The event continued to honor Hawaiian culture, which was represented in dance to the song, “Aloha ‘Oe”. This was the first of many vibrant dances, led by a team of student dancers at Illahee. There isn’t an official Pacific Islander club at Illahee, but scholars are given the opportunity to collectively collaborate. As a result, these scholars volunteered their time to practice and rehearse together, not only because they are passionate about dancing, but to also celebrate their culture with the school. 8th-grade scholar, Alofa, is proud of her heritage and shared her thoughts about why she danced, saying, “I didn’t want to sit and be a spectator at the assembly especially when given the opportunity to express myself, show people that I am proud from where I am from, represent my heritage, and share my culture through dancing with my school.”

Scholar Tone, pictured above at the podium, also shared the Samoan poem “O a’u o le tagata folau”, translated in English as “I belong to the sea” during the assembly.

The student group continued to share and celebrate Native Hawaiian and Pacific Islander cultures through spoken word and dance. The scholar-led performances were captivating and a great representation of the rich diversity and cultures in our community. The assembly concluded with what originally was supposed to be two solo dances by Alofa, became a joyful interactive collaboration with other student leaders supporting her. As Alofa danced, scholars proceeded to place leis on her in symbolic token of friendship, celebration, and honor.

We are FWPS proud of our Illahee scholars and staff that came together and created a memorable and impactful assembly for the whole school. FWPS is a district that shows pride in having scholars excited to share their heritage and embracing diversity.

Federal Way High School PI and AA clubs celebrate their first-ever AANHPI program

“Today we really just wanted to have this event to highlight Asian American and Pacific Islander [heritage]… and to really appreciate the different cultures within Asian American and Pacific Islander culture because [each of them] have a lot of different regions.”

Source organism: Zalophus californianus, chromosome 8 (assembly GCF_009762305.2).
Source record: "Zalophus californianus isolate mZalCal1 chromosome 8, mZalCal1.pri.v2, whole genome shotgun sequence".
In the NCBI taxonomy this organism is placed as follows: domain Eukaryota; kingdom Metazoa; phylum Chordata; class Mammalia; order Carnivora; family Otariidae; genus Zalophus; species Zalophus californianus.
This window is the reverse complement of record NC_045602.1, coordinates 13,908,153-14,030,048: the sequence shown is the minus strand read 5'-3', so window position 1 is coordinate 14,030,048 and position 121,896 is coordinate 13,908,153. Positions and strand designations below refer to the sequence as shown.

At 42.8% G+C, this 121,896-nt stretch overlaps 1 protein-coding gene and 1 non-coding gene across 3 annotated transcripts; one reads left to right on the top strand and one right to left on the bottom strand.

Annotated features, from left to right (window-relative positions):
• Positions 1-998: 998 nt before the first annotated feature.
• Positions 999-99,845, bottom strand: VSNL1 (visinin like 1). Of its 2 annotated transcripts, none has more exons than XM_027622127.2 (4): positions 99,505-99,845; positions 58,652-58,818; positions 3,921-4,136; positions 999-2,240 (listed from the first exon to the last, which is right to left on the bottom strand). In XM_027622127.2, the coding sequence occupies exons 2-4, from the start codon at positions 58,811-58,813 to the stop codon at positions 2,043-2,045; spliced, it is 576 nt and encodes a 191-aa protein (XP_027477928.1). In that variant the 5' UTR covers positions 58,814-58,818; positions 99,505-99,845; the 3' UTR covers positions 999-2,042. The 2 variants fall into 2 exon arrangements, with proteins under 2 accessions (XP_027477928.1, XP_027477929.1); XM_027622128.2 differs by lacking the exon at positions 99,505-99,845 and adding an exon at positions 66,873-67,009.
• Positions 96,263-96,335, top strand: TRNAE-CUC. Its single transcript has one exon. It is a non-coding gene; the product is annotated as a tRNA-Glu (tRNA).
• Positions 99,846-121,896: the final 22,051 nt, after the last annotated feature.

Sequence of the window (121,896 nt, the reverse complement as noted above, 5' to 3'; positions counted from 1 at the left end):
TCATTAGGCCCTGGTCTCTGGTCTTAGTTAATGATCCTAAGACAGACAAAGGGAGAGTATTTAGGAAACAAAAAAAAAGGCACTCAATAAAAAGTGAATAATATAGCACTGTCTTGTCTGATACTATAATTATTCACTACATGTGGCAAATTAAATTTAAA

“I feel like when Pacific Islander (PI) students see us up here showcasing our culture, celebrating our culture, it makes them feel heard, like it makes them feel that somebody cares about them, [and] it makes them want to keep going.”

Those were just two quotes from PI club members Kiana and Robert, both graduating seniors, sharing their passion for their heritage and for the opportunity to be a contributing partner for the Federal Way High School’s (FWHS) inaugural AANHPI Heritage Month program.

Together with the Asian American (AA) club, the two clubs created a shared agenda with multiple segments. They presented their respective heritage, distinctive traditions and history, and current-day successes and challenges of Asian Americans and Pacific Islanders. The presentation also offered attending scholars an opportunity to engage in an activity or icebreaker that involves their culture. The PI club connected with volunteer scholars to give their best "Fa'aumu" translated in English "Cheehoo" – a common cheer in the Samoan culture. The AA club had the "Dalgona challenge" – a cookie-cutting activity where the contestants use a needle and try to break an imprinted pattern out of a traditional Korean dalgona cookie. The events elicited participation from the scholars with the opportunity to explore cultural activities with their classmates.


Each club had unique highlights during their time to offer variety. For the PI club, they emphasized the many types of PI-owned small businesses found in Federal Way, from local clothing to authentic cultural cuisine, and a group of students performed the song “Tu I Luga” – “Arise” in English – a well-known Samoan song that rose in popularity as a memorial after the 2019 measles outbreak that occurred in the region. The AA club came forward and presented a traditional Vietnamese fan dance – one choreographed by AA club president An. An grew up performing the dance, and An and Ivy shared about their dance routine that “it’s a highlight of the program for us… and we just like the way the fans, and the way [us dancers] move together.”

The groups were exuberant in representing their cultures, giving FWHS scholars perspective and a deeper understanding of AA and PI cultures. Working with school staff, the two clubs were able to share the program a full two days during every class period. All social history classes and scholars were able to attend and participate.

This AANHPI Heritage Month, FWPS schools across all grades held events that supported all scholars, provided AA and NHPI students the ability to share out who they are, and for fellow scholars to encourage and support them. FWPS is proud of all our scholars and staff who incorporate the wider scholar community to create empowering, learning activities.